Sunday, March 5, 2023

Julie Christensen: “The Price We Pay For Love” (2023) CD Review

Like a lot of folks, I was first exposed to Julie Christensen’s vocal talent through her work with Leonard Cohen. And honestly, that would have been enough for me to love her. But then I started paying attention to her other projects, and was surprised at the wide range of musical interests she has. Who would have thought one of Leonard Cohen’s vocal angels was also into punk? Well, Julie Christensen is a member of the Divine Horsemen, and has also performed with The Flesh Eaters. In addition, she has sung on albums by artists like Steve Wynn, Robben Ford, and John Doe. She also put out an album with Stone Cupid, and has a solo career. Last year she gave us 11 From Kevin: Songs Of Kevin Gordon, an album of covers. Now she presents The Price We Pay For Love, which contains a mix of covers and original material. The album’s title comes from the message Queen Elizabeth II delivered to the families of those lost on September 11th: “Grief is the price we pay for love” (that line is printed on the back of the CD case). The songs on this disc do deal with love and grief, and for those of us currently grieving, we can find some solace in knowing we have loved. And we can find it in the music of this album. The album is in collaboration with Terry Lee Burns, who plays acoustic bass and does the string arrangements on these tracks. On several tracks, they are joined by guest musicians.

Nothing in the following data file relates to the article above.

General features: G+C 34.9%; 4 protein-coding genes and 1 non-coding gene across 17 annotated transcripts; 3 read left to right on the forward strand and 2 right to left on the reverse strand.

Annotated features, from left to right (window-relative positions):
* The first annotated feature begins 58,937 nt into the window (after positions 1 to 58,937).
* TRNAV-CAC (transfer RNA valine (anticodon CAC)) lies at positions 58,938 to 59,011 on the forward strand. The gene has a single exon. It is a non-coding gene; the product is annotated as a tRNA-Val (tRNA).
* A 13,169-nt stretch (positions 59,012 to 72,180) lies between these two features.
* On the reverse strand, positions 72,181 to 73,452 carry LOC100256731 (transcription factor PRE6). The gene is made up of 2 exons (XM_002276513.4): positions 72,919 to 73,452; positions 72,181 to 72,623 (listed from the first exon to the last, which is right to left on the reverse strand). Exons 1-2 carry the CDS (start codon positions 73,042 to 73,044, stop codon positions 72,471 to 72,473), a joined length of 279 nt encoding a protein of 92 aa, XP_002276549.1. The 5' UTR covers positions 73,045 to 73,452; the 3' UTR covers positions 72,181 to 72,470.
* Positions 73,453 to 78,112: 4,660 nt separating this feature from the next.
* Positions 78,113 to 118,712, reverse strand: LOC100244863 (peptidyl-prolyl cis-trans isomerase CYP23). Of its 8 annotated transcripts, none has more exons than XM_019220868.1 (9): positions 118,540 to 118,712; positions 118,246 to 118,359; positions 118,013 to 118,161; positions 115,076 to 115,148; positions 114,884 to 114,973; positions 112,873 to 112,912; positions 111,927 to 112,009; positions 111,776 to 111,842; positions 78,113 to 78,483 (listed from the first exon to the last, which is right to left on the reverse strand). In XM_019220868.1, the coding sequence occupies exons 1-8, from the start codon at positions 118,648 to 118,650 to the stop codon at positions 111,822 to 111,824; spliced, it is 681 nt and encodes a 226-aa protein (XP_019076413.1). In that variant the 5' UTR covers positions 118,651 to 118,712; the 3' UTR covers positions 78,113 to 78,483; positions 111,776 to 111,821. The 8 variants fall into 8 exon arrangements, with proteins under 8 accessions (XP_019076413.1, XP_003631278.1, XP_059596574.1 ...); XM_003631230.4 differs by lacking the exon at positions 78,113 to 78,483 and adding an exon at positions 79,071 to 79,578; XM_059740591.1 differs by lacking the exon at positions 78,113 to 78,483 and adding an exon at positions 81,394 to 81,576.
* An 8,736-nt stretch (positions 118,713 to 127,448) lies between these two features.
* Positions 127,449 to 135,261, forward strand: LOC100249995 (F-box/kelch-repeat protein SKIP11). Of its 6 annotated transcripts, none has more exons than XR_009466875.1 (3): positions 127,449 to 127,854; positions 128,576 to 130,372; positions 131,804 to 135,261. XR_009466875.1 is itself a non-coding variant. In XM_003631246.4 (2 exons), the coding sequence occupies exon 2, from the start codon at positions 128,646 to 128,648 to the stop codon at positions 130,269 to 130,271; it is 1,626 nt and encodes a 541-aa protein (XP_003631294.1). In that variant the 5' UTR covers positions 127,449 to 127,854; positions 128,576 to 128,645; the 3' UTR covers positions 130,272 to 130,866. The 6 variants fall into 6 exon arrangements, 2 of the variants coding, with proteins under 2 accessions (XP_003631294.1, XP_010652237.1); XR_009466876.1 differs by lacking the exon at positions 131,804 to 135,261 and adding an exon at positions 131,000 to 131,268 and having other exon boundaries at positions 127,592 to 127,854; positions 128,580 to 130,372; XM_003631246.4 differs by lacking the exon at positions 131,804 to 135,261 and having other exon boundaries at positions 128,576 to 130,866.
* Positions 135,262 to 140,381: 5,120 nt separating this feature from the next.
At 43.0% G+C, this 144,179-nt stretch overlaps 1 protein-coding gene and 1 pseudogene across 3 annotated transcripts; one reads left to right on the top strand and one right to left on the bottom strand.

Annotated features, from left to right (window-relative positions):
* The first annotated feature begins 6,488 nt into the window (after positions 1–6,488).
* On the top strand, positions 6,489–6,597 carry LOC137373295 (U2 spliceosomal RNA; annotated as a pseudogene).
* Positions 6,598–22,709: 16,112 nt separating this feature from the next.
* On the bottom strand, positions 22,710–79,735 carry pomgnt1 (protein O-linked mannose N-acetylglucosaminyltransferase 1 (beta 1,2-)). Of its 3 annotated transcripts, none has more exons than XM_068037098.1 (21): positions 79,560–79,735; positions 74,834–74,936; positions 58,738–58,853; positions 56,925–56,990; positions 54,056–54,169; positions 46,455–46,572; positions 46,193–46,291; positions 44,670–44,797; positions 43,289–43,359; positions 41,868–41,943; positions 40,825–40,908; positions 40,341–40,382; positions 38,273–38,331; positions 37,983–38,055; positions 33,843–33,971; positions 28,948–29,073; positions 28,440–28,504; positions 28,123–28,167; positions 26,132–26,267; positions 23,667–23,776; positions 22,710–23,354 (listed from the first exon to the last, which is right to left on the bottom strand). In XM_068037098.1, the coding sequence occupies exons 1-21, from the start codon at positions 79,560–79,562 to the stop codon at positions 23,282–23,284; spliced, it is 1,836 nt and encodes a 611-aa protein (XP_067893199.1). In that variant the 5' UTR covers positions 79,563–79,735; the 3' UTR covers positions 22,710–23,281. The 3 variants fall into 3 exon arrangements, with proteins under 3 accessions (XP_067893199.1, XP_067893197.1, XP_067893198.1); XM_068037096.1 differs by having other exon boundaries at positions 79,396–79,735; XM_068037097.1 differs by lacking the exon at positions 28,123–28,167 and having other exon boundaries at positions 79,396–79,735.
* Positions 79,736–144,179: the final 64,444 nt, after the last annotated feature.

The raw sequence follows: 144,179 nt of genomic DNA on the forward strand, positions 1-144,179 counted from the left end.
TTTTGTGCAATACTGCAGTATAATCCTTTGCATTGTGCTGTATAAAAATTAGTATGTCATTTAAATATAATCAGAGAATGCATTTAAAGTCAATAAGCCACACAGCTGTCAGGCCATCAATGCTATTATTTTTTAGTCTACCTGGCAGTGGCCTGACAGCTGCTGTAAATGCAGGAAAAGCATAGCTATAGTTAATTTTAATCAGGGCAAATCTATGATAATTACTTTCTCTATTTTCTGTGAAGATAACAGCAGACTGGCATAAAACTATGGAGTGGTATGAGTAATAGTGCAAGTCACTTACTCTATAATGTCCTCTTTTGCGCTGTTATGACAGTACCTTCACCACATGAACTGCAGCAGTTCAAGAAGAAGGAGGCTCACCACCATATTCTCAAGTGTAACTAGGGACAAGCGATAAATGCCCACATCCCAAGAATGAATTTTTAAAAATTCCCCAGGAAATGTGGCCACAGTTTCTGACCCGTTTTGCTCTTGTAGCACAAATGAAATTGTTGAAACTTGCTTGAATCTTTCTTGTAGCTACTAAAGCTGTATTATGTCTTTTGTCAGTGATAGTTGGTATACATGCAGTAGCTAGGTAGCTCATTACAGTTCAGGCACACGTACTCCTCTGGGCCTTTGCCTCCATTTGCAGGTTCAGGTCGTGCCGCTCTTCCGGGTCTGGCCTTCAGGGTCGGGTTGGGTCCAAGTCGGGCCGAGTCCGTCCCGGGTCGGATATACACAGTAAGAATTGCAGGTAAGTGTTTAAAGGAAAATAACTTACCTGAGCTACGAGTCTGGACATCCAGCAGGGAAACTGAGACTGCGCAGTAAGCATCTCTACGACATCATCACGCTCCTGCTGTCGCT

The album begins with a cover of Joni Mitchell’s “Hejira,” the title track from Mitchell’s 1976 album. Julie Christensen delivers a gorgeous version, this track pulling us in with its contemplative, introspective air. “There’s comfort in melancholy/When there’s no need to explain,” she sings early in the song, and those lines really set the tone for this track. There is comfort here. And there is companionship, her voice meeting us along this strange, sometimes lonely road. She sings, “I see something of myself in everyone,” and perhaps we find something of ourselves in this song. That is followed by “Goldbridge Road,” a song written by Michael Moss, who joins her here on acoustic guitar. Sergio Webb, who played on 11 From Kevin: Songs Of Kevin Gordon, plays slide guitar here, and Steve Schwelling is on drums. At the beginning of this song, there is a return to the family’s old house, sparking memories. “I’m sorry I lied to you about Easter/And I lied about Santa Claus/I lied about the tooth fairy/And that monster in the hall.” Those lines grabbed me. There is something playful about them, but also kind of sad. And how often do we hear an apology about those stories from childhood? And how often do parents wonder about the effect they might have had on the person’s development and choices? For this song is about the present, when the child is grown and distant. “You’re so far away now/The weather is cold/I hear you don’t have a decent coat, my baby/I wish you were here now, wish you could stay/Wish I could put you on my shoulders.” This song had me in tears, for there is certainly some regret and longing. Though there is also a positive aspect to it, as Julie sings, “Because good love never dies/It just hides deep inside.”